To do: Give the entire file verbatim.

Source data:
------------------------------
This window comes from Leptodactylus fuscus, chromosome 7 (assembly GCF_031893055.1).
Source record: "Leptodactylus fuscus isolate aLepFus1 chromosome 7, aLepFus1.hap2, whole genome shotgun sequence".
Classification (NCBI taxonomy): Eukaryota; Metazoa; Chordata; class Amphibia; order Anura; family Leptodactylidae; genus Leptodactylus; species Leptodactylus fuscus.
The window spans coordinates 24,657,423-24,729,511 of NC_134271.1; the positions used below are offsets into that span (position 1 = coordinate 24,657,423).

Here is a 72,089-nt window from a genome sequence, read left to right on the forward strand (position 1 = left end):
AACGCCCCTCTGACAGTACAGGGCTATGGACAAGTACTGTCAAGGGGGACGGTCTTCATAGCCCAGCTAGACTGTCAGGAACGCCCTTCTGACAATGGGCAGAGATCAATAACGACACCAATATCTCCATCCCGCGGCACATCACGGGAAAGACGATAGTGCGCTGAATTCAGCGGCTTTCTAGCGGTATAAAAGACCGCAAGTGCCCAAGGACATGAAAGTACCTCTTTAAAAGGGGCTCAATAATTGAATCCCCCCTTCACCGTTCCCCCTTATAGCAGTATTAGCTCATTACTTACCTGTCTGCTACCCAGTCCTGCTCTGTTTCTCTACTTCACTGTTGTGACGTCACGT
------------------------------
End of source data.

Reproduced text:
This window comes from Leptodactylus fuscus, chromosome 7 (assembly GCF_031893055.1).
Source record: "Leptodactylus fuscus isolate aLepFus1 chromosome 7, aLepFus1.hap2, whole genome shotgun sequence".
Classification (NCBI taxonomy): Eukaryota; Metazoa; Chordata; class Amphibia; order Anura; family Leptodactylidae; genus Leptodactylus; species Leptodactylus fuscus.
The window spans coordinates 24,657,423-24,729,511 of NC_134271.1; the positions used below are offsets into that span (position 1 = coordinate 24,657,423).

Here is a 72,089-nt window from a genome sequence, read left to right on the forward strand (position 1 = left end):
AACGCCCCTCTGACAGTACAGGGCTATGGACAAGTACTGTCAAGGGGGACGGTCTTCATAGCCCAGCTAGACTGTCAGGAACGCCCTTCTGACAATGGGCAGAGATCAATAACGACACCAATATCTCCATCCCGCGGCACATCACGGGAAAGACGATAGTGCGCTGAATTCAGCGGCTTTCTAGCGGTATAAAAGACCGCAAGTGCCCAAGGACATGAAAGTACCTCTTTAAAAGGGGCTCAATAATTGAATCCCCCCTTCACCGTTCCCCCTTATAGCAGTATTAGCTCATTACTTACCTGTCTGCTACCCAGTCCTGCTCTGTTTCTCTACTTCACTGTTGTGACGTCACGT